Last modified on 27 April 2015, at 08:46

patron

See also: patrón

EnglishEdit

Wikipedia Wikipedia

EtymologyEdit

Borrowing from Old French patron, from Latin patrōnus, derived from pater (father).

PronunciationEdit

NounEdit

patron (plural patrons)

  1. One who protects or supports; a defender.
    • Shakespeare
      patron of my life and liberty
    • Spenser
      the patron of true holiness
  2. A regular customer, as of a certain store or restaurant.
    This car park is for patrons only.
  3. A property owner who hires a contractor for construction works.
  4. An influential, wealthy person who supported an artist, craftsman, a scholar or a noble.
  5. (historical, Roman antiquity) A master who had freed his slave but still retained some paternal rights over him.
  6. An advocate or pleader.
    • Macaulay
      Let him who works the client wrong / Beware the patron's ire.
  7. (UK, ecclestiastical) One who has gift and disposition of a benefice.
  8. (nautical) A padrone.

Derived termsEdit

Related termsEdit

TranslationsEdit

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See alsoEdit

VerbEdit

patron (third-person singular simple present patrons, present participle patroning, simple past and past participle patroned)

  1. (obsolete) To be a patron of; to patronize; to favour.
    (Can we find and add a quotation of Sir Thomas Browne to this entry?)

AnagramsEdit


AfrikaansEdit

NounEdit

patron (plural patrons)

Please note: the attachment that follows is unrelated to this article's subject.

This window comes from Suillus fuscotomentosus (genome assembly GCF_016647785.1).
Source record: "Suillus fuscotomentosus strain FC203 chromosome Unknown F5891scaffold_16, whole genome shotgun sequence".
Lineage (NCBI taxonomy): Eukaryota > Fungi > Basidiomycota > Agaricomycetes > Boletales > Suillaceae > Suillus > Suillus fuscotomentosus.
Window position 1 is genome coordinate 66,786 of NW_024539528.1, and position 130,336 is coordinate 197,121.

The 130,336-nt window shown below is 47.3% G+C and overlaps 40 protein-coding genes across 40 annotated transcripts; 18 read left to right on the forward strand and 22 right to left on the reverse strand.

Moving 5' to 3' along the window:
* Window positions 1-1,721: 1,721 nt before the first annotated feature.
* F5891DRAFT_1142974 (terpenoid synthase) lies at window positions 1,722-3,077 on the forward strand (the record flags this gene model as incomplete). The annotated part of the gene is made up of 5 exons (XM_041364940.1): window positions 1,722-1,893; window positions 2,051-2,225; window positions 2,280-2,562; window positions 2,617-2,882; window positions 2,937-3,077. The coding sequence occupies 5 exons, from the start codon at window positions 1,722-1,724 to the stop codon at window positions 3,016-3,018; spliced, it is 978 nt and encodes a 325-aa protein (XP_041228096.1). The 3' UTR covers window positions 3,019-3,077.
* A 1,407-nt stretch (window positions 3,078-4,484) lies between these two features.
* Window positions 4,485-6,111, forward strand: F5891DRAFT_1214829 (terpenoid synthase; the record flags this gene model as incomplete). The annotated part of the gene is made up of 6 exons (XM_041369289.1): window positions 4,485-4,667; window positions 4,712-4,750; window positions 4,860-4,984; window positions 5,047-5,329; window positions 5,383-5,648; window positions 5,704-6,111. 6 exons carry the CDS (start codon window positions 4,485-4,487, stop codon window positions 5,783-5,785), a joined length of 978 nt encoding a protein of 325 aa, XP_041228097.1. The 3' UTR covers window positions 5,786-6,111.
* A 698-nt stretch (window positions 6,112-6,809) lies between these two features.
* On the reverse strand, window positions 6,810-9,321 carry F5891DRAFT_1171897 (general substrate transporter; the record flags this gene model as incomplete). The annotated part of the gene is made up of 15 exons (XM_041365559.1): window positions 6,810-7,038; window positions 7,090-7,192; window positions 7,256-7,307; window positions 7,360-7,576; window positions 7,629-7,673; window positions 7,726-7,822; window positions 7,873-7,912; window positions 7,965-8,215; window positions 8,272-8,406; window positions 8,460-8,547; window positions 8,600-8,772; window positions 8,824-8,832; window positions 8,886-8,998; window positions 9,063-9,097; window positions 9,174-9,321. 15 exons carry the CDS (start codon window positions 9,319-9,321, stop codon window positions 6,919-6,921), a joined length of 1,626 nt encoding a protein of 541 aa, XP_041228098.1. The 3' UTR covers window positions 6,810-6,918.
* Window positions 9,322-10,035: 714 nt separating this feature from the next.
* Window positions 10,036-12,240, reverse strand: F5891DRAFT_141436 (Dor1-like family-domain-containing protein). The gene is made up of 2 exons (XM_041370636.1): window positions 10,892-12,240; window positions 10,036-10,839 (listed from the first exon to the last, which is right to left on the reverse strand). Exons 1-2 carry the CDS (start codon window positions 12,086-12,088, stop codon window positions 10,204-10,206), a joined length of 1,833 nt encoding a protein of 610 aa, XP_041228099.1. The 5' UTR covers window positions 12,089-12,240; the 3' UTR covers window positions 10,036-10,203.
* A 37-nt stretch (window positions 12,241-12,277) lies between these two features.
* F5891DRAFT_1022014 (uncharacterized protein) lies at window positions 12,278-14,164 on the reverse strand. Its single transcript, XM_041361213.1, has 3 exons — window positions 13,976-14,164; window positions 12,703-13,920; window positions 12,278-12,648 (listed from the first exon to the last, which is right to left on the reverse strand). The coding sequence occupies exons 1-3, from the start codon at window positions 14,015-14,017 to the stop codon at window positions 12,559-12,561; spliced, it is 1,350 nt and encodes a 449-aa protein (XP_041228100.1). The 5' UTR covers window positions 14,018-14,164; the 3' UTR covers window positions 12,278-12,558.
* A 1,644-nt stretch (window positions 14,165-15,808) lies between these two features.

1. (uncommon) patron; wealthy person who supports an artist, craftsman, a scholar, etc.
  2. (uncommon, Roman Catholicism) patron saint
  3. (uncommon, Roman antiquity) patron

SynonymsEdit


EsperantoEdit

NounEdit

patron

  1. accusative singular of patro

FrenchEdit

EtymologyEdit

From the Latin patrōnus, from pater (father).

PronunciationEdit

NounEdit

patron m (plural patrons)

  1. boss, employer
    Mon patron m’a accordé quelques jours de vacances supplémentaires.
    My boss gave me some extra vacation days.
  2. (sewing and knitting) pattern

Usage notesEdit

External linksEdit

AnagramsEdit


HiligaynonEdit

EtymologyEdit

Borrowing from Spanish patrón.

NounEdit

patrón

  1. patron saint

ItalianEdit

EtymologyEdit

Borrowing from French.

NounEdit

patron m (invariable)

  1. patron (of a sports event etc)
  2. pattern (paper, for knitting)

AnagramsEdit


NormanEdit

EtymologyEdit

From Latin patrōnus, from pater (father).

NounEdit

patron m (plural patrons)

  1. (Jersey, sewing and knitting) pattern

Serbo-CroatianEdit

PronunciationEdit

  • IPA(key): /pǎtroːn/
  • Hyphenation: pat‧ron

NounEdit

pàtrōn m (Cyrillic spelling па̀тро̄н)

  1. patron
  2. protector

DeclensionEdit


SwedishEdit

NounEdit

patron c

  1. cartridge for a fire arm

TurkishEdit

EtymologyEdit

Borrowing from French patron.

PronunciationEdit

NounEdit

patron (definite accusative patronu, plural patronlar)

  1. boss

DeclensionEdit